Thursday, November 5, 2009
measure K supporters huddle around checkered-tablecloth tablesat Casa Sorrento Pizzeria in Salinas. Jose Gil, an Alisal High School basketball coach decked out in Lakers gear, holds up his daughter Nallely on the polished wood bar. Gil, one of a few Alisal residents in the largely south Salinas crowd, is hoping Measure K, a 1-cent sales tax, can help save some lives.
An Alisal student who was shot two years ago died today from the bullets inside him, Gil says. Earlier this morning a 34-year-old man was shot several times while riding his bike on Boronda Road. “It’s a cycle that is not stopping,” Gil says. “It’s only getting worse.”
K would generate $18 million a year and eventually fund Police Chief Louis Fetherolf’s wish list for 84 more cops. But a projected low turnout for the election and tough odds of passing a tax hike during an economic slump is making the crowd nervous.
Absentee ballot results arrive. Campaign Co-Chair Maureen Wruck, who wears sandals and a red fleece, announces the count: K is down by nearly 1,400 votes. “I think we will make it up from our get-out-the-vote today,” Wruck says.
Co-Chair Steve Ish, who works for Taylor Farms, one of the campaign’s biggest contributors, mentally tries to figure out the percentage. (Early results have the measure going down with less than 40 percent of the vote.)
K supporter Juan Mesa jokes that he’s ready to call U-Haul, in case the tax measure succeeds, to move gang members out of the city. “I got them on speed dial,” he says. The south Salinas resident adds that although he lives on the safer side of town, he wants Alisal residents to be able to walk to a local 7-Eleven without fearing robbery or violence.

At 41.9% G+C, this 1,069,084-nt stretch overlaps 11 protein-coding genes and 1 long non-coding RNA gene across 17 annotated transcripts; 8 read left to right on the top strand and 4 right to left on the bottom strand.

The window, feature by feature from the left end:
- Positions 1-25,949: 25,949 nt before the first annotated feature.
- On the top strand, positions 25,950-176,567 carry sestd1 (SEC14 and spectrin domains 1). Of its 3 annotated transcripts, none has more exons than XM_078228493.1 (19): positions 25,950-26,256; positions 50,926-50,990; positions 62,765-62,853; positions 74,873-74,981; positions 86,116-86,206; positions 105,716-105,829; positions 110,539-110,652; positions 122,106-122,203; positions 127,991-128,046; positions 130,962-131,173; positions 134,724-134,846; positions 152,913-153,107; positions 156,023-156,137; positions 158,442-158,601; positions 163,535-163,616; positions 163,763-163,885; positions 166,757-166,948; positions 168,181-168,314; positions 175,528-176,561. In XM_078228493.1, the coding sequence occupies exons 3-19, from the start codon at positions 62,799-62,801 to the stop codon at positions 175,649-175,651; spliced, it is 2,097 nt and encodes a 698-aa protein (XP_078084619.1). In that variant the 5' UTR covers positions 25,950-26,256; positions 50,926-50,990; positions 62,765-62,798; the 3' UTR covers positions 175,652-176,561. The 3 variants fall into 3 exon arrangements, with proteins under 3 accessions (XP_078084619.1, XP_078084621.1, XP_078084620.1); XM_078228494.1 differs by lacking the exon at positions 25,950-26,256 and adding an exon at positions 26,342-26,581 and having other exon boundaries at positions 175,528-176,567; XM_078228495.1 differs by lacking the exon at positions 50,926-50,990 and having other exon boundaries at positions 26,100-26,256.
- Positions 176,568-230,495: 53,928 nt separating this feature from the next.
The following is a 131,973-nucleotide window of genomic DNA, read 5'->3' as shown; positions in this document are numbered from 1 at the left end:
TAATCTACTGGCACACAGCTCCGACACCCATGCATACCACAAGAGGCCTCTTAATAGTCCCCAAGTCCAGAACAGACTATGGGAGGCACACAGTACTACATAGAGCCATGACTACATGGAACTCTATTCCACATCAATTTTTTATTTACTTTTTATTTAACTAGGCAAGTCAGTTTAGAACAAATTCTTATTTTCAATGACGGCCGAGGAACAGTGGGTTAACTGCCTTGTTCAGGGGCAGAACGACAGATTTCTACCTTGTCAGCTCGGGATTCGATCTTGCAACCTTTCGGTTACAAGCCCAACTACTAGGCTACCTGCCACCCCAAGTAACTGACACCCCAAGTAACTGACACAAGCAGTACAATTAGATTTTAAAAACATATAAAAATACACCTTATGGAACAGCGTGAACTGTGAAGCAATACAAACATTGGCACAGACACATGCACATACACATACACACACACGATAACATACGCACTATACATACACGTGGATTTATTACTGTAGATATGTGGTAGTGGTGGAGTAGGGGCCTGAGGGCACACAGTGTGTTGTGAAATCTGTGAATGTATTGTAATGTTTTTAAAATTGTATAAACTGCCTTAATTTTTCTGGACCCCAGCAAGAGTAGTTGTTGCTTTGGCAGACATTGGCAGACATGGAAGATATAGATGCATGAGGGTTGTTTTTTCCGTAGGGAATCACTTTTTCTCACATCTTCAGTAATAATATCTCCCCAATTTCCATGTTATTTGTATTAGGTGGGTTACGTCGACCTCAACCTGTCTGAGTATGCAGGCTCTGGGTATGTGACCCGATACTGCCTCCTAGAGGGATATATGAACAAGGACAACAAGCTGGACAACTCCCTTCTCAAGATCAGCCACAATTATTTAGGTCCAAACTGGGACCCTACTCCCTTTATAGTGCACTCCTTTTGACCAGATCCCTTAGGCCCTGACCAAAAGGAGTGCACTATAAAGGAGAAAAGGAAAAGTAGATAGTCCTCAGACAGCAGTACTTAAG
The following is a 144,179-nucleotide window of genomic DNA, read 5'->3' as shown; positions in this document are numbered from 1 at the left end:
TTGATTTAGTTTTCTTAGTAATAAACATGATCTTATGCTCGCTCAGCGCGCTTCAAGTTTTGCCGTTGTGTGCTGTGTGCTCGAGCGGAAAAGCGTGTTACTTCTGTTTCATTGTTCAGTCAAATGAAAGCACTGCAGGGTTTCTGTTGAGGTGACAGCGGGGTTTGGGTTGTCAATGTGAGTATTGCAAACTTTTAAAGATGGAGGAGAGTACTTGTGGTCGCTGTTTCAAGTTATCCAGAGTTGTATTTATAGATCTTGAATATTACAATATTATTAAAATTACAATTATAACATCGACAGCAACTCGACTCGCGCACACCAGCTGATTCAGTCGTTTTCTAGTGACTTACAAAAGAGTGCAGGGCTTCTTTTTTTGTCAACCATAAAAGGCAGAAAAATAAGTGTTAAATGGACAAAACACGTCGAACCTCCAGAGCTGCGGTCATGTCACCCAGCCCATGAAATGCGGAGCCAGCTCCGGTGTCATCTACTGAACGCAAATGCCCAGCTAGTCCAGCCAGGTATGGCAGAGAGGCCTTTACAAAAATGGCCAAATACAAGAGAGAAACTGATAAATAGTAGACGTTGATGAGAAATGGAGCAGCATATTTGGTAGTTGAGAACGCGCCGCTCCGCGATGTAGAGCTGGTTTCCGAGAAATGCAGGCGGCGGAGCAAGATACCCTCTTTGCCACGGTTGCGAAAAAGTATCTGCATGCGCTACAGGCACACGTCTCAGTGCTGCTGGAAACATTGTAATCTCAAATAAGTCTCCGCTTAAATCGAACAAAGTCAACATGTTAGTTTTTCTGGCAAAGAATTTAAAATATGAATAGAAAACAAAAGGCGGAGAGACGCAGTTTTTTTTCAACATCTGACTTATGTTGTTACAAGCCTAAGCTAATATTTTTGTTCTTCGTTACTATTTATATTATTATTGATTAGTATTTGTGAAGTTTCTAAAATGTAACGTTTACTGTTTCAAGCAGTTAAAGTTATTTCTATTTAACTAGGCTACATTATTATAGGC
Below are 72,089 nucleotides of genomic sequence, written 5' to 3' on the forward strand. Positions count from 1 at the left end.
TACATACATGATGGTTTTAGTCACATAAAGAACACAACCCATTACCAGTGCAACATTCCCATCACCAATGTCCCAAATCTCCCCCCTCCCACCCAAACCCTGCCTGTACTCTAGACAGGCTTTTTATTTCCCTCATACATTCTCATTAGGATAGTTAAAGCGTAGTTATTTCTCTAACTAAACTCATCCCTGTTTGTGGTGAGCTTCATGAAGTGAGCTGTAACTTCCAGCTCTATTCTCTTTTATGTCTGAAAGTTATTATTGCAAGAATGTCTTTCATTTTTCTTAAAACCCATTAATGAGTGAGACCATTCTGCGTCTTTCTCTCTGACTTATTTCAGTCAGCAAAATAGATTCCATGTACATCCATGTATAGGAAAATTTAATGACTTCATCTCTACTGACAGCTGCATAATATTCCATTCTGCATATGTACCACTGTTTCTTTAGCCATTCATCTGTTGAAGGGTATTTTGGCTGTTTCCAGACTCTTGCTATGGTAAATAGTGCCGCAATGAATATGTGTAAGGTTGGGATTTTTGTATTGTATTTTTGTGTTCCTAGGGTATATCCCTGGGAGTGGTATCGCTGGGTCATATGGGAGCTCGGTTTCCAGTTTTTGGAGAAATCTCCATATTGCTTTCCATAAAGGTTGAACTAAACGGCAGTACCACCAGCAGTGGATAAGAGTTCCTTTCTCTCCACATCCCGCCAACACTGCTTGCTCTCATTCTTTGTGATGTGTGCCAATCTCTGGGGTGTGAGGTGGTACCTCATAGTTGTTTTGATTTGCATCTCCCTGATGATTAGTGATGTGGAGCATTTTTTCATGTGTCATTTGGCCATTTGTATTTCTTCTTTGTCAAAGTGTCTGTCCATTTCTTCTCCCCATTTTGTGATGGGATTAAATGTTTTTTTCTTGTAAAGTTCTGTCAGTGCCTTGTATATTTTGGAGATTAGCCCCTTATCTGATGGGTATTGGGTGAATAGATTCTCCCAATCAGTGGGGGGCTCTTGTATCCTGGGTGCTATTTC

Fetherolf is already thinking about round two. He took over the police department in April and is trying to spearhead community-oriented policing, but he says he doesn’t have enough officers to connect with residents outside of a crime scene.
Nobody disagrees that the city needs a bigger police department, Fetherolf says, but people took issue with the measure’s lack of a sunset clause and funding restraints. “I think we’ll take another run at it,” he says.
Mayor Dennis Donohue, still carrying his campaign football in honor of a Salinas High student who was killed this year, agrees that the general tax measure wasn’t the right formula. Donohue adds that it was a short timeframe to sell the measure to voters after the City Council put it on the ballot in July.
With K’s demise,the council will have to make $8.5 million in budget cuts for the next fiscal year, says Finance Director Tom Kever. This could include closing Sherwood Hall and four recreation centers, eliminating the fire department’s paramedic program, and laying off 11 firefighters and seven civilian police officers. In all, 61 positions are on the chopping block.
“We weren’t making an idle threat,” Councilwoman Janet Barnes says to the waning group. “It’s going to happen.”
Barnes says she hopes the recreation center’s hours can be scaled back instead of closed, but there is no way of getting around the cutbacks. She says Salinas may see a repeat of a Measure V sequence, in which two 2004 tax measures designed to fill a budget hole to keep libraries open, like K, failed, then voters approved V in 2005 after the council followed through on closing them.
With more time and a larger support base, Barnes says, another tax measure could be successful. In the meantime, Salinas’ gang problem isn’t going away.